They will demand freedom from justice, fairness, equality before the law, democracy and good government. They also shall demand freedom to pillage the commons, our natural resources and to despoil our environment for the profit of the .01%.
They plan to achieve this by blackmail, extortion and taking the nation hostage. They want respect, love and deference. They revel in the injury they are inflicting but they to not wish to be called traitors, fascists, terrorists, corrupt and nut cases. They do not want their feelings hurt.
America needs to disrespect the Republican party as synonymous with traitors, fascists, terrorists, corrupted by bags of cash and ignorant nut cases. If the shoe fits etc., let them know what we think of them loud and often.
Oct. 4, 2013 at 12:24 a.m.
Jeremy Temple (top right), of Ohio, is facing animal cruelty charges after police rescued his abused and emaciated dog, who was weighing only 60lbs and had his teeth knocked out. When confronted by police about the pet’s horrific living conditions, Mr Temple allegedly responded, ‘the dog is not a human.’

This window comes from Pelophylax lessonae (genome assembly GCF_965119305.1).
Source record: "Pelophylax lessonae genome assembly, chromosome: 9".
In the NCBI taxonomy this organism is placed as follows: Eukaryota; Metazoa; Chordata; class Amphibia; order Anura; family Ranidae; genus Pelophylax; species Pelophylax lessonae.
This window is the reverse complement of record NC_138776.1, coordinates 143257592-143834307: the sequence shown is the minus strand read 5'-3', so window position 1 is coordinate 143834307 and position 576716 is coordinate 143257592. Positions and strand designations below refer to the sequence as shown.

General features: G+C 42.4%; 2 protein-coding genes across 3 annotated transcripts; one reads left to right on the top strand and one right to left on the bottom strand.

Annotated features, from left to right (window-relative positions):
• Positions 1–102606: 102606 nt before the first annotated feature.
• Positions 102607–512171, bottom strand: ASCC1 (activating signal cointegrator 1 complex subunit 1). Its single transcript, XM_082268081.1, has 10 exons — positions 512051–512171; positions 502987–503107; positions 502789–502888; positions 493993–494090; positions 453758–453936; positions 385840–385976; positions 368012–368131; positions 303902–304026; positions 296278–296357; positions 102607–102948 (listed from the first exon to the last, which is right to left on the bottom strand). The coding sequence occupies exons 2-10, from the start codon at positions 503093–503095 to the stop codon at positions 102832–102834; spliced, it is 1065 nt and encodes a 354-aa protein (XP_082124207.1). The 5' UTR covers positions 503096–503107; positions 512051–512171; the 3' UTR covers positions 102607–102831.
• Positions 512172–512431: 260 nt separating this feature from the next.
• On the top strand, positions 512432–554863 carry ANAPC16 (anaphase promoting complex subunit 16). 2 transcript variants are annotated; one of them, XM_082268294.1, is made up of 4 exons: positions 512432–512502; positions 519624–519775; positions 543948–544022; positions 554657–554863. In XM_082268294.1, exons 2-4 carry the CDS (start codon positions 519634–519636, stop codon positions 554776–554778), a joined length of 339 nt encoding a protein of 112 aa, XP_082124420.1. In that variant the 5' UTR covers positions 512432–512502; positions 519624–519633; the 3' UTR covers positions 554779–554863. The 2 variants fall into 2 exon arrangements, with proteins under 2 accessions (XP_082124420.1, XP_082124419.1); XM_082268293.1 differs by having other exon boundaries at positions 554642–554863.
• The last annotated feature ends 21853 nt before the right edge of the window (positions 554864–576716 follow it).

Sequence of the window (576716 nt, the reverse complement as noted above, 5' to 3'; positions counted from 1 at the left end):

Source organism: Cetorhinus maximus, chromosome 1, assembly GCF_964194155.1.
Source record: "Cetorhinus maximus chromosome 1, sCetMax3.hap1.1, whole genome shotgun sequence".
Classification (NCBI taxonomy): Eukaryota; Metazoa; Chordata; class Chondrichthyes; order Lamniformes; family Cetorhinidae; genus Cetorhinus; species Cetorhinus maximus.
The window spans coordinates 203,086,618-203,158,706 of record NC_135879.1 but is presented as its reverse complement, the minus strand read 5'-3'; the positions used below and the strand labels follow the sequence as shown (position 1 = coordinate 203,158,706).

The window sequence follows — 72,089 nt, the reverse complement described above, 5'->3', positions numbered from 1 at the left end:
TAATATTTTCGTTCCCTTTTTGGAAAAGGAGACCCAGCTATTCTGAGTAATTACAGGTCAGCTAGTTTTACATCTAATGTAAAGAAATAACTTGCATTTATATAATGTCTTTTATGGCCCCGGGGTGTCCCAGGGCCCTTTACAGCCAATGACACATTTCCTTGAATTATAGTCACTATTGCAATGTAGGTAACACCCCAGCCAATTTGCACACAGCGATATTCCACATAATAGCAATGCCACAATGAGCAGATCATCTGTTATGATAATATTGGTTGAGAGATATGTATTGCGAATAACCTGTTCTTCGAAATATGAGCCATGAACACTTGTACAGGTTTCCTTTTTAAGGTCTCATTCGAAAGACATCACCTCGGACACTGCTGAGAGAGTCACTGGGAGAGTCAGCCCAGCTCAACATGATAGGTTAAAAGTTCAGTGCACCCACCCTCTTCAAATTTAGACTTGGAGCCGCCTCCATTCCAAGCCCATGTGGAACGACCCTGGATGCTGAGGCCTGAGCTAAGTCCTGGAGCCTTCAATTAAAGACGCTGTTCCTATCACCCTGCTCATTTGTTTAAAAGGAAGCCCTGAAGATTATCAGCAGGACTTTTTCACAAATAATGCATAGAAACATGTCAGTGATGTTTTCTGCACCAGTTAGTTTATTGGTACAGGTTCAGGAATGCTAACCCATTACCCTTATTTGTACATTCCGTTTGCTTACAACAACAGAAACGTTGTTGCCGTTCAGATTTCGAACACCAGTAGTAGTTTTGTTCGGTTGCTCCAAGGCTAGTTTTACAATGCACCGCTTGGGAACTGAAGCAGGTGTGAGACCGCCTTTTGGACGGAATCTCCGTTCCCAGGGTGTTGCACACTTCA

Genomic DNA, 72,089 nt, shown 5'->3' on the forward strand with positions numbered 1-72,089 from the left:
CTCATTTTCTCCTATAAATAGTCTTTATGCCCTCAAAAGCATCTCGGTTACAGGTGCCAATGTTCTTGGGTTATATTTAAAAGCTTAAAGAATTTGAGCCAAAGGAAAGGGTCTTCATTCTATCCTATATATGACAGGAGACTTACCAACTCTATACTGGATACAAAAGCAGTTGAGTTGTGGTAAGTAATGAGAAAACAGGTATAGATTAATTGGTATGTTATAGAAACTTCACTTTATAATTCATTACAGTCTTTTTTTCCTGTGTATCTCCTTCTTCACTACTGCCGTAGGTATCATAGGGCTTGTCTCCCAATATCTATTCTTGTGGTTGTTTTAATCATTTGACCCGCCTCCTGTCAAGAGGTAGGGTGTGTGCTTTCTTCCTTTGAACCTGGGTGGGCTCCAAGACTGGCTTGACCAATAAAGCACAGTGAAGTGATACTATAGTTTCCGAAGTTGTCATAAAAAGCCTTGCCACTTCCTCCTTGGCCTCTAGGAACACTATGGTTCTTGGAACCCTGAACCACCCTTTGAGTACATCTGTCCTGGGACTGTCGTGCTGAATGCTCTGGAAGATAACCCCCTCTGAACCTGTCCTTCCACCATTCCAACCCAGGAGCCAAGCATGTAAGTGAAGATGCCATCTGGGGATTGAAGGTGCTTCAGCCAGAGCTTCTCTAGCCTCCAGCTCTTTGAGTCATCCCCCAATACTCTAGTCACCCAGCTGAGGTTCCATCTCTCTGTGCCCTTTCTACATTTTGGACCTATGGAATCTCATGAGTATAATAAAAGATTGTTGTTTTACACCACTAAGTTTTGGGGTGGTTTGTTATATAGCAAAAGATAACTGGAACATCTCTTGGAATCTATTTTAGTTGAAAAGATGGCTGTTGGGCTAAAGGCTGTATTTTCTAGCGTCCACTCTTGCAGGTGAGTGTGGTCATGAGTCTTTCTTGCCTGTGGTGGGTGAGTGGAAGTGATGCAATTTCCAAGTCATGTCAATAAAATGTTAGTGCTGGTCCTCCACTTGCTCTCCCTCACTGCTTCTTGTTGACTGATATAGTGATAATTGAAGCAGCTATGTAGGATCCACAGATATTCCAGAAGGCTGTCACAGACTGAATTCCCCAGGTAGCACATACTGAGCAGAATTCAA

Our constitution does not copy the laws of neighbouring states; we are rather a pattern to others than imitators ourselves. Its administration favours the many instead of the few; this is why it is called a democracy. If we look to the laws, they afford equal justice to all in their private differences; if no social standing, advancement in public life falls to reputation for capacity, class considerations not being allowed to interfere with merit; nor again does poverty bar the way, if a man is able to serve the state, he is not hindered by the obscurity of his condition. The freedom which we enjoy in our government extends also to our ordinary life. There, far from exercising a jealous surveillance over each other, we do not feel called upon to be angry with our neighbour for doing what he likes, or even to indulge in those injurious looks which cannot fail to be offensive, although they inflict no positive penalty. But all this ease in our private relations does not make us lawless as citizens. Against this fear is our chief safeguard, teaching us to obey the magistrates and the laws, particularly such as regard the protection of the injured, whether they are actually on the statute book, or belong to that code which, although unwritten, yet cannot be broken without acknowledged disgrace.